Harold Martin and his Wheels

Harold Stanley Martin (1905 – 1988) was born in South Shields, in the north-east of England. The picture at right was probably taken about the time he emigrated to New Zealand with his aunt at the age of 19. He appears in the photo to be spinning, though unfortunately the wheel is not visible.

The Beauchamp family of South Canterbury had a number of wheels made during the depression by the young engineer Harold Martin. An account of their spinning and weaving enterprise was published in The Web, June 1981 pp. 26-27. We do not know whether the two wheels pictured in the NZ Herald in 1933 (Heather Nicholson, The Loving Stitch p. 111) were made by Martin but they look cruder than the wheels of his we are familiar with. Perhaps they were his very early efforts, or copies by someone else.

Dorothea Turner owned one of his wheels which she remembered had been given to her by her mother, but she knew only that it had come from “down south”. “If only it could talk, what tales it would tell” she said. Perrine Moncrieff had one too, and is shown with it in Spin a Yarn, Weave a Dream on p. 74 in a 1957 photograph. (I have read somewhere that Mrs Moncrieff’s wheel was painted red – can anybody confirm this?)

Mr Martin’s daughter recalls that there were always spinning wheels and looms around when she was a child in Christchurch, and her father taught her to spin and weave. He was a tool- and die-maker by trade and loved making things with his hands. He obtained wood from farms and made beautiful clocks and furniture, and at least one spinning wheel (left) which is quite different from the functional little workhorses. Its treadle has the same 3 scallops at the back edge as his little wheels (compare the pictures at right).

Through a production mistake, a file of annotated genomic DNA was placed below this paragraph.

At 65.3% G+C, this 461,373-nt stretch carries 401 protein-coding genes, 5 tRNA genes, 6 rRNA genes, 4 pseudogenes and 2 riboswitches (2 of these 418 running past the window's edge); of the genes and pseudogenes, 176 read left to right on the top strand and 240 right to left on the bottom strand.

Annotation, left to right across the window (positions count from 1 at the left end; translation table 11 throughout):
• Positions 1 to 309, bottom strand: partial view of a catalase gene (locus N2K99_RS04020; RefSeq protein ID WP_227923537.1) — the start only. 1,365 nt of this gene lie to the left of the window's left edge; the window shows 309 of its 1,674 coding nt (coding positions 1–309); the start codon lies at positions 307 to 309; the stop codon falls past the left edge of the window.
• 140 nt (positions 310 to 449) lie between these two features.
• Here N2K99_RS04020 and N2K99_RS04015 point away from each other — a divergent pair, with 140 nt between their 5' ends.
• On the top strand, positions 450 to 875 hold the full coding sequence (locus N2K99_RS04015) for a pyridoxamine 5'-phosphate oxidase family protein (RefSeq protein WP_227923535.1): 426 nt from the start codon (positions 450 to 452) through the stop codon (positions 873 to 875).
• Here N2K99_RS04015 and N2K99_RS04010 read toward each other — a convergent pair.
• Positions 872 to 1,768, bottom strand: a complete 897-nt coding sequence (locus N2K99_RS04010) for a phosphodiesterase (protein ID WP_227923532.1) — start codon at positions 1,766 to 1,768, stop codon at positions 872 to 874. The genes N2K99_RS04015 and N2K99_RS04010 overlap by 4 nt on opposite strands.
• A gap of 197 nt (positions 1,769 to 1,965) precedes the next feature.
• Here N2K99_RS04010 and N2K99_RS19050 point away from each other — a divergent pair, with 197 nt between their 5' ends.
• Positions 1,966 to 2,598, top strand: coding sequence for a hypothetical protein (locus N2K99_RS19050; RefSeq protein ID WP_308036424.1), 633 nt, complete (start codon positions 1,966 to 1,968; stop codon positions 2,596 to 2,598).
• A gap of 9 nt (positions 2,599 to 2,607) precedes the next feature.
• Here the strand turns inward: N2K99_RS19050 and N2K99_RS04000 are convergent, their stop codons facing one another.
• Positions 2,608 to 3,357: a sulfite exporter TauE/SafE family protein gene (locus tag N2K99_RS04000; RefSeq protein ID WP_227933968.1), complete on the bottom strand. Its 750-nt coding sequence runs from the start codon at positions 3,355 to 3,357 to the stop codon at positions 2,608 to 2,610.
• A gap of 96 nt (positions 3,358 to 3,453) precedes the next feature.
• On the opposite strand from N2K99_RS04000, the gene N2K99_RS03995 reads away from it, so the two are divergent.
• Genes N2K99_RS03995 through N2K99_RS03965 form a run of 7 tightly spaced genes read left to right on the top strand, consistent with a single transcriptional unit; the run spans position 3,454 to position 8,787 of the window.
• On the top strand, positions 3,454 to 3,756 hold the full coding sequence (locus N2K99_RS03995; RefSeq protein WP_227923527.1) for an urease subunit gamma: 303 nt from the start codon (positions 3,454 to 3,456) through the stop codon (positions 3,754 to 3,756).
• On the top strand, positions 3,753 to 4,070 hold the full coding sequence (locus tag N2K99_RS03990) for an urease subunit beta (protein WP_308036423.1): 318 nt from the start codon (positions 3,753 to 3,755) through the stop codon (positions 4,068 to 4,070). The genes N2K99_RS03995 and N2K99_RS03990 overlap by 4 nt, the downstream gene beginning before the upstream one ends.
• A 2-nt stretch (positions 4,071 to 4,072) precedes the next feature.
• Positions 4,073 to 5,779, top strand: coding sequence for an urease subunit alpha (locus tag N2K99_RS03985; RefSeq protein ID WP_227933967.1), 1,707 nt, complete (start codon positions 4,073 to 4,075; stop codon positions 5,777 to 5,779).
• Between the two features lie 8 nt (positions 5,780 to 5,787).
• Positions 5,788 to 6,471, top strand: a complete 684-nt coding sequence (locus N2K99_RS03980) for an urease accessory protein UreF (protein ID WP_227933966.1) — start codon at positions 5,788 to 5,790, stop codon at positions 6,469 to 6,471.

Aileen Stace of the Eastbourne Spinners wrote in 1962 “Those Martin wheels that we called the Iron Horse are jolly good spinners tho ugly.” Many people, however, find that their simple functionality has its own beauty. A receipt dated 1942 is for a wheel costing 4 pounds 5 shillings, with an extra 15 shillings for carders and 5 shillings for two extra bobbins. It is headed “H.S. Martin, Designer and Manufacturer of HAND SPINNING AND WEAVING EQUIPMENT” and mentions also that he made a “Full Range of Looms and Accessories for Schools and Private Use.” Late in his life he was apparently working on a new loom design but it is not known what happened to this.

He was a skilled spinner and weaver, as shown by this well-worn but still very striking floor rug which he spun and wove. The photograph of him at left was taken in the 1980s.

I am very grateful to his daughter Alison Davis for sharing her photographs and memories.